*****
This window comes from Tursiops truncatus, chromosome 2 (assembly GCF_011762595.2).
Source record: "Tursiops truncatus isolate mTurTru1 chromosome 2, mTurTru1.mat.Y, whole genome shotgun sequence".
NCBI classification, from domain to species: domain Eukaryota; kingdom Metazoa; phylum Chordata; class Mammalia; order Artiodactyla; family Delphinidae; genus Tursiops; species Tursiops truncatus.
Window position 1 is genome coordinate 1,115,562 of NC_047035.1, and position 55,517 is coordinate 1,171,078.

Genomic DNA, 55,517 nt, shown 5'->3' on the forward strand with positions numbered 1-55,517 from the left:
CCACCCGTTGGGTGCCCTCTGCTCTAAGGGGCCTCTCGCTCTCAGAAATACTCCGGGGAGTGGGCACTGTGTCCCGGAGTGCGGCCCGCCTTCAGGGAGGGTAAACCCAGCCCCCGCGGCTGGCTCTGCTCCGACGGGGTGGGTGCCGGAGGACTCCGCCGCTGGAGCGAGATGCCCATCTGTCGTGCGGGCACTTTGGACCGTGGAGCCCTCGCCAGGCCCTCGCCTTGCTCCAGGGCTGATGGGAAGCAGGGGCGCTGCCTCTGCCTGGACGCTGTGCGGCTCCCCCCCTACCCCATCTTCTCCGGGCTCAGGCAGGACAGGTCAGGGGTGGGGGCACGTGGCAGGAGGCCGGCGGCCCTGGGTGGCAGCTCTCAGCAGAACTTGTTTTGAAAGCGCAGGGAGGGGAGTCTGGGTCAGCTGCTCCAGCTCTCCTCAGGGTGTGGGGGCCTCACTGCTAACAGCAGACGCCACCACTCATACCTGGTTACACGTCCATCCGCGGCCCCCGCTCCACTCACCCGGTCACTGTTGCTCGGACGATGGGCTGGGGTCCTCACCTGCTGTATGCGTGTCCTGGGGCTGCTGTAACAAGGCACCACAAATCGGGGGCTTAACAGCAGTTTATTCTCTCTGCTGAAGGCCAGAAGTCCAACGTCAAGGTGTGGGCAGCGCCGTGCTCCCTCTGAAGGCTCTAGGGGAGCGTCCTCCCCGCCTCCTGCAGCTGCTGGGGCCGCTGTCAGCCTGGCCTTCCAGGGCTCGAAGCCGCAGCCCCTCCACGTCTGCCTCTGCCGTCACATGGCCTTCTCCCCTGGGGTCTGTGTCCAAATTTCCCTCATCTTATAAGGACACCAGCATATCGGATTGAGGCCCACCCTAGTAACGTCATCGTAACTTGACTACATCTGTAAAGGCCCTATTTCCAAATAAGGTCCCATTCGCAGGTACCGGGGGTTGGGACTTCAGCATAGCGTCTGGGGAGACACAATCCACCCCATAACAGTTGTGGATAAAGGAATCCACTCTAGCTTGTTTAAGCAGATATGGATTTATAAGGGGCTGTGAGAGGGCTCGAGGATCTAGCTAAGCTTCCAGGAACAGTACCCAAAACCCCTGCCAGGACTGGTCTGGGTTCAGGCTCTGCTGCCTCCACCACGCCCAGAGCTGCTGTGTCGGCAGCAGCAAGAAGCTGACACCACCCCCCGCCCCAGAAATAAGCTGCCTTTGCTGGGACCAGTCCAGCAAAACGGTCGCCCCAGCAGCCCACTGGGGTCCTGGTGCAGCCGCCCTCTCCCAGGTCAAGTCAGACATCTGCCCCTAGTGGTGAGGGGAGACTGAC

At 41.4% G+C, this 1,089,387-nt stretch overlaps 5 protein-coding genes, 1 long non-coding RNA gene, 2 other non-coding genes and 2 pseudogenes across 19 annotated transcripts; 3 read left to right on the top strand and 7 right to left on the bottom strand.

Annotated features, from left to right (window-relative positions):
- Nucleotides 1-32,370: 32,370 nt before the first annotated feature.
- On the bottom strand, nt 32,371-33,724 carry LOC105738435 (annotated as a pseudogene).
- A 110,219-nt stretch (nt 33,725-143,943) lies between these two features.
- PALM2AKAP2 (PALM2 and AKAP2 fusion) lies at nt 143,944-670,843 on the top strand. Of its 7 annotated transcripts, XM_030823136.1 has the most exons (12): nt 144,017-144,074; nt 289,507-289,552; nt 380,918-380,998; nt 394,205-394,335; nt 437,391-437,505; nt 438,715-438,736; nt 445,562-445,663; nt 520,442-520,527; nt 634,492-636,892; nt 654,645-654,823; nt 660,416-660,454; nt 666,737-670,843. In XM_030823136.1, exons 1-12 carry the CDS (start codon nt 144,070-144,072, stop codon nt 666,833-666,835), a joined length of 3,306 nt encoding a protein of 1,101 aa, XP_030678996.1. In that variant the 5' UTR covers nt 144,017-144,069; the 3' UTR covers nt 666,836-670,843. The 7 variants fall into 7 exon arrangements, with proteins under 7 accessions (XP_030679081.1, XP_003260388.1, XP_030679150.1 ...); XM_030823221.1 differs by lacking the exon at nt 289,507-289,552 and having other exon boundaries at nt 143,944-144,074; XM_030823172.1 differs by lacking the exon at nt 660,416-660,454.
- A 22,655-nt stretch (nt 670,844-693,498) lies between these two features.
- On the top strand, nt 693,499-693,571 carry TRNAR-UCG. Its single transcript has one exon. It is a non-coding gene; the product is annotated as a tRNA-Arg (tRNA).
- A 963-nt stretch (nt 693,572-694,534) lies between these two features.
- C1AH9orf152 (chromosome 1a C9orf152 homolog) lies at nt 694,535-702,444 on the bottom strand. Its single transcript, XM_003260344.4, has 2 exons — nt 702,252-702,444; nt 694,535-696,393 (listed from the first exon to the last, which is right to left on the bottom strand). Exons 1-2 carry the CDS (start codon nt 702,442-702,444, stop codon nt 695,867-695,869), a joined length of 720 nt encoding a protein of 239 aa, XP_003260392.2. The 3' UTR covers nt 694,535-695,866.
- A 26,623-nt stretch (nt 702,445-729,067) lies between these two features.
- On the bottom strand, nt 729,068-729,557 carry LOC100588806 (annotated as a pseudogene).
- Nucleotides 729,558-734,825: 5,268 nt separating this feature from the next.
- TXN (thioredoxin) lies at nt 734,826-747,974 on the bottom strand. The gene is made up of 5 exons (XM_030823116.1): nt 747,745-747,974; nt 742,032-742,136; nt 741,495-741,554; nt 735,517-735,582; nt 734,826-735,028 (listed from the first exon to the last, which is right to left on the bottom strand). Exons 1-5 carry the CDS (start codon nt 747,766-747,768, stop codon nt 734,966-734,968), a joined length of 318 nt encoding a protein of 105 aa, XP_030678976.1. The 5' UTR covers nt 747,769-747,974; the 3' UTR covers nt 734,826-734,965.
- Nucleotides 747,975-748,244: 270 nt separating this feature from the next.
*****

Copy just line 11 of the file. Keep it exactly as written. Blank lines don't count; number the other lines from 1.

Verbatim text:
- A 110,219-nt stretch (nt 33,725-143,943) lies between these two features.